By Andrew Ciofalo. Andrew Ciofalo is associate professor of writing and media last summer living .
The Christian Science Monitor
THE storming of Paris by farmers enraged by their government's bending to American demands that certain French agricultural subsidies be eliminated is not so much about "a few million tons of oilseed" as it is about preserving a culture and a way of life.
In the United States, where traces of the "rural ideal" can still be found in remaindered coffee-table art books collecting the works of Norman Rockwell, Grant Wood, and Andrew Wyeth, there are 30 percent fewer farmers, as an average of the total population, than in France. While roughly 25 percent of all Americans and Frenchmen live in rural areas, almost all the rural French are in agricultural work as compared with only 2 percent of rural Americans.
A semirural lifestyle is within commuting distance of most middle-class Americans fleeing ravaged cities, and their nostalgia for the countryside provides a marketing bonanza to 19 country lifestyle magazines circulated to more than 8 million Americans and read by three times as many. This yearning for the land is the cultural cue for real estate developers to pressure county planning boards to rezone rural acreage for large-lot developments that gobble up farmland and strain limited ground water resources.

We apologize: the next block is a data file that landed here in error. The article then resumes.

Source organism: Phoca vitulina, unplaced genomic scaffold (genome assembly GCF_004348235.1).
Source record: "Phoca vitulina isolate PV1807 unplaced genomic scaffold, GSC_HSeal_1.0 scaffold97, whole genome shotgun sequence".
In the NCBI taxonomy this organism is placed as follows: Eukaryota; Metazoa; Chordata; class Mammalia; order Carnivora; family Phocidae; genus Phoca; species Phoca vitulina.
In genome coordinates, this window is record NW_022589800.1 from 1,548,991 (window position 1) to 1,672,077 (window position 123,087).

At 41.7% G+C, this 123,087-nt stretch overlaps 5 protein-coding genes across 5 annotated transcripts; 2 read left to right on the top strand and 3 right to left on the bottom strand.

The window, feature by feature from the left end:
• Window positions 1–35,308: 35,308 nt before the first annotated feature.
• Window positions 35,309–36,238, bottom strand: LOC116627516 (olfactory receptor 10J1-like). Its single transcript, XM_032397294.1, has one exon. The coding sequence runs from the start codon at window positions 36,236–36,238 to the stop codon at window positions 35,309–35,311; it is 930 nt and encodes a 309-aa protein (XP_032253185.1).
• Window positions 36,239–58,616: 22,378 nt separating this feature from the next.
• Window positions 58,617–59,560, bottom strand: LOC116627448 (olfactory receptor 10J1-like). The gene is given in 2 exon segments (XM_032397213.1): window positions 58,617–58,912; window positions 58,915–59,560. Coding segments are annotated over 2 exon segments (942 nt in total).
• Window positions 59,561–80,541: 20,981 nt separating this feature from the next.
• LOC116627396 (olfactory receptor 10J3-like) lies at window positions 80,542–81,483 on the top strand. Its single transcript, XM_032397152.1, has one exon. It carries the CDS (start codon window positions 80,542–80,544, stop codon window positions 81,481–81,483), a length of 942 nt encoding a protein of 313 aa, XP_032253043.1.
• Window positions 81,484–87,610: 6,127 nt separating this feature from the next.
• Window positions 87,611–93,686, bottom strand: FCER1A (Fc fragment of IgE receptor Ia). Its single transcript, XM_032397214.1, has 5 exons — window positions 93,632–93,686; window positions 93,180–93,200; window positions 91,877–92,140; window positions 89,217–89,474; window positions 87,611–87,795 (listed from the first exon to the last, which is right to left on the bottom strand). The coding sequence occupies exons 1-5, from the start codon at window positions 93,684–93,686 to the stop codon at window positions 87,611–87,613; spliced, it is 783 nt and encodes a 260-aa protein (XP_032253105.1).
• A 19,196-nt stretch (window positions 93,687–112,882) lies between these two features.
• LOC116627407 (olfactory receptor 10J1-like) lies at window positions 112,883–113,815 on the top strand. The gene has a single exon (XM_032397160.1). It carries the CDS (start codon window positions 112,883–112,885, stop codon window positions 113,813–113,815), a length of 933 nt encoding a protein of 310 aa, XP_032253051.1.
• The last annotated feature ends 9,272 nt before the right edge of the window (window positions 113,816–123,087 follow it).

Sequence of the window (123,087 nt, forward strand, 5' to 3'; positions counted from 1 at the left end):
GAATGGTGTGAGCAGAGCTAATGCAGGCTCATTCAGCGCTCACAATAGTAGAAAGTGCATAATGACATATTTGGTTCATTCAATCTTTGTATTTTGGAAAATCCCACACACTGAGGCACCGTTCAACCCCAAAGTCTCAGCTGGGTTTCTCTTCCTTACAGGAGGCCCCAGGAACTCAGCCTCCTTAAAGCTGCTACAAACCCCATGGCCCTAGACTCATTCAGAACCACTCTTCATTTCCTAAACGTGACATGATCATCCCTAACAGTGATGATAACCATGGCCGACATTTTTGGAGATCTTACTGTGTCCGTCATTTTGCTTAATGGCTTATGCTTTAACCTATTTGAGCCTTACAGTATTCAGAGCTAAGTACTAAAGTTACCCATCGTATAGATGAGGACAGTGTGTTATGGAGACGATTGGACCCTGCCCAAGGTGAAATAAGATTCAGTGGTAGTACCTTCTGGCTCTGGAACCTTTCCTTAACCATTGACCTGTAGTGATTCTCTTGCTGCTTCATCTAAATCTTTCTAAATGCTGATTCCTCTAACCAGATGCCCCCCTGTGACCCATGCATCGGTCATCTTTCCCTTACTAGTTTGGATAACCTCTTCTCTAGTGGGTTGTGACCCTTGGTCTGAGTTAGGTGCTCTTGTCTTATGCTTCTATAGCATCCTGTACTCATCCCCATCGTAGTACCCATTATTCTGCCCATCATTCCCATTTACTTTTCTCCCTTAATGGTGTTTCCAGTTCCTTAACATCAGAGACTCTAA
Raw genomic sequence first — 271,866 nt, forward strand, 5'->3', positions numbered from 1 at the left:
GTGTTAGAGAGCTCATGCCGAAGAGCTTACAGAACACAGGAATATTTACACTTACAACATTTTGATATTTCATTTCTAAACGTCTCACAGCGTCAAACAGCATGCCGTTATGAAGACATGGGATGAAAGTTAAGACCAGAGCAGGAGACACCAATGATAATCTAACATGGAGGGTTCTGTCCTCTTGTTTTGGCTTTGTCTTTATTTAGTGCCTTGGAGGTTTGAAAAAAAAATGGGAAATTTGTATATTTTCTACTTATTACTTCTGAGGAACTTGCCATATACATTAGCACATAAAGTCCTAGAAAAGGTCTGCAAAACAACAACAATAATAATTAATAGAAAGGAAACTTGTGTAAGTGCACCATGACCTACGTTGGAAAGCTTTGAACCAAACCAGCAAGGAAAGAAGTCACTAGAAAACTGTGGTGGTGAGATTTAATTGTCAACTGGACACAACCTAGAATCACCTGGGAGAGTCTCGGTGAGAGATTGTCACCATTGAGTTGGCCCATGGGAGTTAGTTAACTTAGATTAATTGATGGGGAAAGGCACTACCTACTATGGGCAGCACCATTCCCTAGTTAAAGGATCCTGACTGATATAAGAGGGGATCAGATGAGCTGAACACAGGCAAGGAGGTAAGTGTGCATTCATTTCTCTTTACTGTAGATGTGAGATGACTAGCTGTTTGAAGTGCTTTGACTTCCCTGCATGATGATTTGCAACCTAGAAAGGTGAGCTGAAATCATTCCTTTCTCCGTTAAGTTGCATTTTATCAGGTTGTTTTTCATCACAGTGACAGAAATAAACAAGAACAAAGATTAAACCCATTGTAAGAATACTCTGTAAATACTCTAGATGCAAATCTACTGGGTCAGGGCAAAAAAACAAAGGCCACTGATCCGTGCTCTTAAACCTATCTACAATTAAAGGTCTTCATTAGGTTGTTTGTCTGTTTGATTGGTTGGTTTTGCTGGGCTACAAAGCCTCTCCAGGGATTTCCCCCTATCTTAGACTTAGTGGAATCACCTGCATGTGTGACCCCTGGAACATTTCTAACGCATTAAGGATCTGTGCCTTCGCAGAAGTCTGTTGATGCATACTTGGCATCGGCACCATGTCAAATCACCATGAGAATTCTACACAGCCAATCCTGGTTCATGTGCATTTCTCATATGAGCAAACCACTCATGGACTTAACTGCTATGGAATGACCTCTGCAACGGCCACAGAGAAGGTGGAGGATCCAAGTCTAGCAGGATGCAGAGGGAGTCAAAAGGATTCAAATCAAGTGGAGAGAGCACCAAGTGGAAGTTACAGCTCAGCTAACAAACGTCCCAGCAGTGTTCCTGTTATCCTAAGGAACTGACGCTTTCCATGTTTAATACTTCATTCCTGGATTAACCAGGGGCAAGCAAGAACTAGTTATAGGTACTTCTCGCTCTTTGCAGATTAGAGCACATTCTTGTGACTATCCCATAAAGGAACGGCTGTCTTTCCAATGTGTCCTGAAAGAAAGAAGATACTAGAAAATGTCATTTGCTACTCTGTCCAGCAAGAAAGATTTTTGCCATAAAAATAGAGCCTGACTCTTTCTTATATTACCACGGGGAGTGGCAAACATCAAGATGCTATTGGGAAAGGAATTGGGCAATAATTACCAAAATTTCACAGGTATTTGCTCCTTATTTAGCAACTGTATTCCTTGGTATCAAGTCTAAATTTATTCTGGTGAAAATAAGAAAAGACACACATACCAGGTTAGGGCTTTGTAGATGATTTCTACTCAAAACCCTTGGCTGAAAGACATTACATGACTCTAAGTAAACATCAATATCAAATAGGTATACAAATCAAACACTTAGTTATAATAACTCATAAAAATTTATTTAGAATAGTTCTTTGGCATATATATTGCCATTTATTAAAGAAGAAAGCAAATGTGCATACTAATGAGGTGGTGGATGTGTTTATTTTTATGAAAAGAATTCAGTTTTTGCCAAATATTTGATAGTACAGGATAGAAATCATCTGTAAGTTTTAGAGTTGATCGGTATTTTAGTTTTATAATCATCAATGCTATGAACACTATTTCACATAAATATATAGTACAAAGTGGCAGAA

Inefficient pocket development inevitably drives up taxes as communities are logistically stymied by the far-flung need for services such as schools, sewers, police, fire, ambulance, and garbage. Where resistance to rezoning rural land is high, rural "blockbusting" in the form of seemingly innocuous golf courses creates a landscaped environment more compatible with luxury housing than contour farming.
The anti-agrarian agenda in the US over the past decade was set in corporate and bank board rooms, where credit-squeezed farmers were left to the mercies of agribusiness and real estate speculators. Between 1980 and 1990, more than 51 million acres of US farmland were taken out of production, adding up to a loss of 294,000 farms, 12 percent of the total. The average size of the remaining farms increased from 426 acres to 461.
By contrast, the average size of a French farm is 72 acres, less than one-sixth the size of an American farmhold. While the size of French farms has more than doubled since 1970, French farmers still cluster in charmingly preserved villages in order to conserve valuable agricultural land. There are few suburban zones surrounding French towns, which puts an urban Frenchman much closer to his rural roots than the American suburbanite who must look wistfully each month at a Vermont wall calendar.
American trade policy is a direct assault on France's rural way of life, which is willingly supported by French taxpayers with a $25 billion annual subsidy to French farmers. …